My name is David Pilling and I am the Archive Assistant Curator at Tate Archive. My job is a varied one but in the main I deal with photographic orders, loans, single items and various cataloguing projects. The item I have chosen to talk about, a model of ships in a glass case, was found in J.M.W. Turner’s bedroom at Queen Anne Street when he died in 1851. J.M.W.(Joseph Mallord William) Turner was an English Romantic landscape painter, watercolourist, printer and oil painter. He is widely regarded as one of the greatest masters of British watercolour landscape painting, and his work is considered to be a Romantic preface to Impressionism. Turner was almost certainly in possession of this model by the time he was living at Sandycombe Lodge in 1812–13, or at least by the time he left there in 1826, since F.E. Trimmer – the son of the Reverend Scott Trimmer, Vicar of Heston, who was one of Turner’s best and most intimate friends until his death -remembered them there as ‘several models of ships in glass cases, to which Turner had painted a sea and a background.’ It is not known at which date Turner was using the models specifically, or how he acquired them. The group comprises three luggers and a small three-masted, square-rigged sloop. There is a possibility that the ships in the model are based on unusual French military design, and were perhaps the work of a captured French sailor. This item forms part of a collection of studio equipment used by Turner which is held at Tate Archive along with three palettes, one paint box and two wooden equipment cases, many of which are on display in the Clore Gallery which houses the Tate’s Turner collection. This piece is of specific interested to me because it highlights the processes that artists go through to make their paintings, in this case using models of items to work to the correct perspective. Turner used this model to aid his painting technique – compare this to contemporary artists such as David Hockney’s use of iPhone apps – do you think either method is valid?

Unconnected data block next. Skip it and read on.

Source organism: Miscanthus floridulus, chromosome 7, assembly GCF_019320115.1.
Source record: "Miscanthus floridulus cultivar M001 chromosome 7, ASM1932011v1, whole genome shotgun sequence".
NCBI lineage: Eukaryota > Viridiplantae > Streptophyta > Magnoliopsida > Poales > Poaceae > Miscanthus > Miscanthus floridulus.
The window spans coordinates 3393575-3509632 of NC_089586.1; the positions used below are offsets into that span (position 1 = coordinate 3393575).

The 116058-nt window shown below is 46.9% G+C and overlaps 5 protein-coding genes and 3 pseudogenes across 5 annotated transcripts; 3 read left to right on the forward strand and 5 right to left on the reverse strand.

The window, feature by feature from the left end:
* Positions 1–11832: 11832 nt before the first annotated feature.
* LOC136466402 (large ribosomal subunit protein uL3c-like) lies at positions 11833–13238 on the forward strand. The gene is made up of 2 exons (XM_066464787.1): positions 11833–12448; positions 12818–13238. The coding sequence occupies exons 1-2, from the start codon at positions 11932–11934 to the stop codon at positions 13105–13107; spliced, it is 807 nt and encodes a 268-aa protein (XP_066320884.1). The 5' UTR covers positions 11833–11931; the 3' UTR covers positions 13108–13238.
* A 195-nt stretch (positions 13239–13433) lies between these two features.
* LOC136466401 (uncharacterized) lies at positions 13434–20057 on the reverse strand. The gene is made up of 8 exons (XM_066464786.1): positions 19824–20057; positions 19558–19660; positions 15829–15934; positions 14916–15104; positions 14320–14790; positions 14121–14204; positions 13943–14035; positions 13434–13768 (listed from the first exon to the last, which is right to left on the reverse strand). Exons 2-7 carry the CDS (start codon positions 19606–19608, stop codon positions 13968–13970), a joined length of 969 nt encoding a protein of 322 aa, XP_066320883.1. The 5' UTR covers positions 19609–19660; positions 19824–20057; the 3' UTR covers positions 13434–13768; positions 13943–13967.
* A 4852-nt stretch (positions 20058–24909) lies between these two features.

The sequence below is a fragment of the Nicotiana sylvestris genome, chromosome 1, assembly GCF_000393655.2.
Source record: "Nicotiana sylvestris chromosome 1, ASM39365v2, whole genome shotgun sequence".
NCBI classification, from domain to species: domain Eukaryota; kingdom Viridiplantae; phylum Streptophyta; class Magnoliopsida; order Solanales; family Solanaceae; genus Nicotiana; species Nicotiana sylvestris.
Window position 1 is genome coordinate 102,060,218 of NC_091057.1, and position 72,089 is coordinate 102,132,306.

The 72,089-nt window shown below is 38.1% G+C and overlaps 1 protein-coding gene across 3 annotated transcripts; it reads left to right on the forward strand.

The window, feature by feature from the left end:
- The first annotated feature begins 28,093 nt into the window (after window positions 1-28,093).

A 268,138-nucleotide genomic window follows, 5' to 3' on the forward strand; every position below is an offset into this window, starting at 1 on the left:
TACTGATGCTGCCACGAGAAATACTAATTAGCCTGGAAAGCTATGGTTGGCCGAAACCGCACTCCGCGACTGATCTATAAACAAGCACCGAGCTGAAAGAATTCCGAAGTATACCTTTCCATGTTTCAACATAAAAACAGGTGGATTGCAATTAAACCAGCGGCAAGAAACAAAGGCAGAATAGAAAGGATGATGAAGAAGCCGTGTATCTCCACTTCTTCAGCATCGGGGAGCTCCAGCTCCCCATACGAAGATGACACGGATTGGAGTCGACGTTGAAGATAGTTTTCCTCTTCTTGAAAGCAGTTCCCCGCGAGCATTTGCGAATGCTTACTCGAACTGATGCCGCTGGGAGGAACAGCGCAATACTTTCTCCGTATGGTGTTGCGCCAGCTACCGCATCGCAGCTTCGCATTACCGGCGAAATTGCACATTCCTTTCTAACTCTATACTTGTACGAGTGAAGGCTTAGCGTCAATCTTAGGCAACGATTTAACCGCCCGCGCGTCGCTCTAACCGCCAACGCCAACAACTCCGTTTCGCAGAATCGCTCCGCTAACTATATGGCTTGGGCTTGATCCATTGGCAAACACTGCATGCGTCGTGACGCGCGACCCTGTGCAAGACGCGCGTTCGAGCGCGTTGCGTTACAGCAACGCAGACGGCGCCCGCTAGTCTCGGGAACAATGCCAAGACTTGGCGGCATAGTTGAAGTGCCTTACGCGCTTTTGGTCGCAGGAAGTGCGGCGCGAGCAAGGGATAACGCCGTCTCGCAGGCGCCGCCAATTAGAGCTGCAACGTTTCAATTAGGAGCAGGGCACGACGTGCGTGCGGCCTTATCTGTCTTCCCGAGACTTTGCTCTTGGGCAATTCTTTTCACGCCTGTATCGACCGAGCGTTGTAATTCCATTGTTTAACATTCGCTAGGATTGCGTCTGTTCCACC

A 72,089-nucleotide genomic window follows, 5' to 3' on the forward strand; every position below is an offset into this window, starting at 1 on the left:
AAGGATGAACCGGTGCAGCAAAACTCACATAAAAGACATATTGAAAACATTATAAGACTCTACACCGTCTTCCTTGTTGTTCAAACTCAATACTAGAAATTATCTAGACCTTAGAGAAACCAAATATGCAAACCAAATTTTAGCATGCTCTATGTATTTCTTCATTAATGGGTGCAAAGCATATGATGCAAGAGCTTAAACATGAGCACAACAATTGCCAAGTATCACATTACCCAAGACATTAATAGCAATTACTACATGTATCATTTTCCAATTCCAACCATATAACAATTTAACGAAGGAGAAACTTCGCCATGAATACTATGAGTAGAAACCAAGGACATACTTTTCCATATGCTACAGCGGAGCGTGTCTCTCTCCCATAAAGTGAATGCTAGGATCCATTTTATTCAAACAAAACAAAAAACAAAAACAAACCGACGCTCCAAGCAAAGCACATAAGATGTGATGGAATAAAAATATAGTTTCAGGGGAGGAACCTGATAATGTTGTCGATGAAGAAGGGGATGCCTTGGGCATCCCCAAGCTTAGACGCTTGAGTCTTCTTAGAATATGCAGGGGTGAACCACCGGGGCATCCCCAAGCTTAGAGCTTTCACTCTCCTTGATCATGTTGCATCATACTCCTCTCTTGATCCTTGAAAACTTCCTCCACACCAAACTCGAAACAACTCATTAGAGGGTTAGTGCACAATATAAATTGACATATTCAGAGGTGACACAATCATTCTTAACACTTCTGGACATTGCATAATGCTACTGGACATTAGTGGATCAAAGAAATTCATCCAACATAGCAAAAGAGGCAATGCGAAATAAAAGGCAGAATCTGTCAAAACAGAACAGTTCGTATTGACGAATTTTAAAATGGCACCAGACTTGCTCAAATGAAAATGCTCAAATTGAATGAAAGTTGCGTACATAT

Written by David Pilling